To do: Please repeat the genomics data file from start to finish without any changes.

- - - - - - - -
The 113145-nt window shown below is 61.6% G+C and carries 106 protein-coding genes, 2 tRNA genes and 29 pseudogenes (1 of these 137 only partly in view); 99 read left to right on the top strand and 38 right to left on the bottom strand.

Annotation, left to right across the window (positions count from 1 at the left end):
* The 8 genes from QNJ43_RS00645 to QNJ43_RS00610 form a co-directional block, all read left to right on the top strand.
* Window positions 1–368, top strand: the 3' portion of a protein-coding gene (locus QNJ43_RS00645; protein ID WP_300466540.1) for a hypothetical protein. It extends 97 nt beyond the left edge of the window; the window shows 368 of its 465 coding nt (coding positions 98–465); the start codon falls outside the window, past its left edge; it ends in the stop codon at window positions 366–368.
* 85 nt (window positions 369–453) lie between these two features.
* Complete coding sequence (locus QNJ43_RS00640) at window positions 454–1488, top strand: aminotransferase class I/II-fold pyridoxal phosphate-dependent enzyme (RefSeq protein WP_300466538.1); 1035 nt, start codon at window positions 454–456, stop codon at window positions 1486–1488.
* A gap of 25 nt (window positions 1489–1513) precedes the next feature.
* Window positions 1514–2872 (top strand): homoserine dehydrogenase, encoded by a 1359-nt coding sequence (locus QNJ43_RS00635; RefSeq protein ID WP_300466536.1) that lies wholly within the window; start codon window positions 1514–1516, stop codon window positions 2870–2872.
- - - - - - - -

The 113145-nt window shown below is 61.6% G+C and carries 106 protein-coding genes, 2 tRNA genes and 29 pseudogenes (1 of these 137 only partly in view); 99 read left to right on the top strand and 38 right to left on the bottom strand.

Annotation, left to right across the window (positions count from 1 at the left end):
* The 8 genes from QNJ43_RS00645 to QNJ43_RS00610 form a co-directional block, all read left to right on the top strand.
* Window positions 1–368, top strand: the 3' portion of a protein-coding gene (locus QNJ43_RS00645; protein ID WP_300466540.1) for a hypothetical protein. It extends 97 nt beyond the left edge of the window; the window shows 368 of its 465 coding nt (coding positions 98–465); the start codon falls outside the window, past its left edge; it ends in the stop codon at window positions 366–368.
* 85 nt (window positions 369–453) lie between these two features.
* Complete coding sequence (locus QNJ43_RS00640) at window positions 454–1488, top strand: aminotransferase class I/II-fold pyridoxal phosphate-dependent enzyme (RefSeq protein WP_300466538.1); 1035 nt, start codon at window positions 454–456, stop codon at window positions 1486–1488.
* A gap of 25 nt (window positions 1489–1513) precedes the next feature.
* Window positions 1514–2872 (top strand): homoserine dehydrogenase, encoded by a 1359-nt coding sequence (locus QNJ43_RS00635; RefSeq protein ID WP_300466536.1) that lies wholly within the window; start codon window positions 1514–1516, stop codon window positions 2870–2872.